Silver’s Valuable Insights Into the Upcoming PMs Rally - 20th Feb 20
Coronavirus Coming Storm Act Now to Protect Yourselves and Family to Survive COVID-19 Pandemic - 19th Feb 20
Future Silver Prices Will Shock People, and They’ll Kick Themselves for Not Buying Under $20… - 19th Feb 20
What Alexis Kennedy Learned from Launching Cultist Simulator - 19th Feb 20
Stock Market Potential Short-term top - 18th Feb 20
Coronavirus Fourth Turning - No One Gets Out Of Here Alive! - 18th Feb 20
The Stocks Hit Worst From the Coronavirus - 18th Feb 20
Tips on Pest Control: How to Prevent Pests and Rodents - 18th Feb 20
Buying a Custom Built Gaming PC From - 1. Delivery and Unboxing - 17th Feb 20
BAIDU (BIDU) Illustrates Why You Should NOT Invest in Chinese Stocks - 17th Feb 20
Financial Markets News Report: February 17, 2020 - February 21, 2020 - 17th Feb 20
NVIDIA (NVDA) GPU King For AI Mega-trend Tech Stocks Investing 2020 - 17th Feb 20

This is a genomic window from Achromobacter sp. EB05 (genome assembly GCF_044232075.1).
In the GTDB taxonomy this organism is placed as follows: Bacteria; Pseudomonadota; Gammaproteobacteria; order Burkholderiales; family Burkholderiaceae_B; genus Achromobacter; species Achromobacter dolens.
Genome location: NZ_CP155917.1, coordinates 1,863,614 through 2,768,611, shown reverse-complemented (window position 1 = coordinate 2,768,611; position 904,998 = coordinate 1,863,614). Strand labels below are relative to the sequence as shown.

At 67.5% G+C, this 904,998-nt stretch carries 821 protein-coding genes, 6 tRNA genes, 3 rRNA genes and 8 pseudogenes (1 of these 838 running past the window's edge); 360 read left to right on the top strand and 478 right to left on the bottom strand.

Stock Market Bubble - No One Gets Out Of Here Alive! - 17th Feb 20
British Pound GBP Trend Forecast 2020 - 16th Feb 20
SAMSUNG AI Mega-trend Tech Stocks Investing 2020 - 16th Feb 20
Ignore the Polls, the Markets Have Already Told You Who Wins in 2020 - 16th Feb 20
UK Coronavirus COVID-19 Pandemic WARNING! Sheffield, Manchester, Birmingham Outbreaks Probable - 16th Feb 20
iShares Nasdaq Biotechnology ETF IBB AI Mega-trend Tech Stocks Investing 2020 - 15th Feb 20
Gold Stocks Still Stalled - 15th Feb 20
Is The Technology Stocks Sector Setting Up For A Crash? - 15th Feb 20
UK Calm Before Corona Virus Storm - Infections Forecast into End March 2020 - 15th Feb 20

Market Oracle FREE Newsletter

Nadeem Walayat Financial Markets Analysiis and Trend Forecasts

The Fed Will Likely Remove 'Patient' from its Statement, But Not from its Actions

Interest-Rates / US Federal Reserve Bank Mar 17, 2015 - 02:06 PM GMT

By: Ashraf_Laidi